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Warren Beatty
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Birth Name: Henry Warren Beatty
Birthdate: March 30, 1937
Birthplace: Richmond, Virginia
Occupations: Actor, Director, Producer
Quote: "The legend began early. The columns began toting up the women Beatty kept company with--Natalie Wood, Joan Collins, Elizabeth Taylor, just to name some early brunettes--and the public took notice. The men of Hollywood, who respect such things, had already noticed. (His catch phone-phrase to women--"What's new, pussycat?"--became a movie title and song.)"--James Kaplan, Entertainment Weekly, December 20, 1991
Warren Beatty Photo

Claim to Fame: Film-acting debut as Bud in Elia Kazan's Splendor in the Grass(1961)

Significant Other(s):
Wife: Annette Bening, actress; married March 12, 1992
Madonna, singer, actress; dated late '80s, early '90s
Isabelle Adjani, actress
Diane Keaton, actress; dated early '80s
Michelle Phillips, singer, actress
Julie Christie, actress; together in the '70s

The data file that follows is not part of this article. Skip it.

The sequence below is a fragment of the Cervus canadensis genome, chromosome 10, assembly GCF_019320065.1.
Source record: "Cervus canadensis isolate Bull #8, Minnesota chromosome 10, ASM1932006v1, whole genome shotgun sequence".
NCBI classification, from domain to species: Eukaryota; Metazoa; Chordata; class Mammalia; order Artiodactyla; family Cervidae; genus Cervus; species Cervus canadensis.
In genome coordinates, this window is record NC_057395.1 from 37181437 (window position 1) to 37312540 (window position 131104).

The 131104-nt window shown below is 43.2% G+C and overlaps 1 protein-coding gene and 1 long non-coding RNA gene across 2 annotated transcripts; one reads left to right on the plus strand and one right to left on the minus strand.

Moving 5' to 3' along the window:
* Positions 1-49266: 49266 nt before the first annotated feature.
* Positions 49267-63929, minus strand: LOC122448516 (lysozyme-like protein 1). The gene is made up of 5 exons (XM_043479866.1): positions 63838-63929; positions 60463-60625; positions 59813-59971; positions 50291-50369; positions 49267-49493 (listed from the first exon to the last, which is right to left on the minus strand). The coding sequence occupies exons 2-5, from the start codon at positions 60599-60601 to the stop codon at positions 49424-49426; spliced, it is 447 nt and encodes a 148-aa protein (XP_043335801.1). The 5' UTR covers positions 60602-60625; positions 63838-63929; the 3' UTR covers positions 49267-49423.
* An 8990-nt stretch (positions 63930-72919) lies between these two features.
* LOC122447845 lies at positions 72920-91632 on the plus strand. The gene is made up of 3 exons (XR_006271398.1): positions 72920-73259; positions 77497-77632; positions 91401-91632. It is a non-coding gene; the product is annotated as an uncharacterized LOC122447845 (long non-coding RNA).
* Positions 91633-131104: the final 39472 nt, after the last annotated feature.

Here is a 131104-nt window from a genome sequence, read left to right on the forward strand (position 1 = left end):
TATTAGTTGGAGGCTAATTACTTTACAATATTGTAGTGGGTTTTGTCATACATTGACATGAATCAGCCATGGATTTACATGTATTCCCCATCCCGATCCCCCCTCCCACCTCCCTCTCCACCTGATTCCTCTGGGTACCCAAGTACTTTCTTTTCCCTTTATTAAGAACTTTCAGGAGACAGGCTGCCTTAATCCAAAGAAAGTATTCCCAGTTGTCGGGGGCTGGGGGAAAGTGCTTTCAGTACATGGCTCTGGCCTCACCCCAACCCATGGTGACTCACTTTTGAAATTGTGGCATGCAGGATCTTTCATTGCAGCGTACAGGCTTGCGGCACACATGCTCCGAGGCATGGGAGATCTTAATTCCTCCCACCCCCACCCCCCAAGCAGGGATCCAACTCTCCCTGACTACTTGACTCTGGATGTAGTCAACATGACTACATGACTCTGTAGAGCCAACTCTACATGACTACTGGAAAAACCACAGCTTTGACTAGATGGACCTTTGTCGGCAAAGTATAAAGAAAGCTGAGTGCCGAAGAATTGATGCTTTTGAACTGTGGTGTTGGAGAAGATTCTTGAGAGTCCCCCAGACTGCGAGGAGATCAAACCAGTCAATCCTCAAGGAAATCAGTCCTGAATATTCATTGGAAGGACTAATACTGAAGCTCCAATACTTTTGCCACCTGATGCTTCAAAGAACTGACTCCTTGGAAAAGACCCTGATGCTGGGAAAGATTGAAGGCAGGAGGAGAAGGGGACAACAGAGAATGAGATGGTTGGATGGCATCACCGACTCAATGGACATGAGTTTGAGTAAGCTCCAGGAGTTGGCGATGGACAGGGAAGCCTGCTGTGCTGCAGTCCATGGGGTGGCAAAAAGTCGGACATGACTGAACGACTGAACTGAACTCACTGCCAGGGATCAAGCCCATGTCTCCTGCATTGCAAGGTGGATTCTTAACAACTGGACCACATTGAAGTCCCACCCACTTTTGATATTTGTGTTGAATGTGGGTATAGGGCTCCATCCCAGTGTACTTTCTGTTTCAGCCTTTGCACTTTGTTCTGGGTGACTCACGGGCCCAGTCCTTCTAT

Natalie Wood, actress; together in the '60s; deceased
Fiancée: Joan Collins, actress; together late '50s-1961

Father: Ira O. Beaty, professor of psychology, superintendent of Richmond High School; died 1987
Mother: Kathlyn Beaty (née MacLean), teacher; died 1994
Sister: Shirley MacLaine (aka Shirley Beaty), actress; born April 24, 1934
Daughter: Kathlyn Elizabeth Bening Beatty; born January 8, 1992; mother, Annette Bening
Son: Ben Beatty, born August 23, 1994; mother, Annette Bening
Daughter: Isabel Ira Ashley Beatty; born January 11, 1997; mother, Annette Bening
Daughter: Ella Corinne Beatty; born April 8, 2000; mother, Annette Bening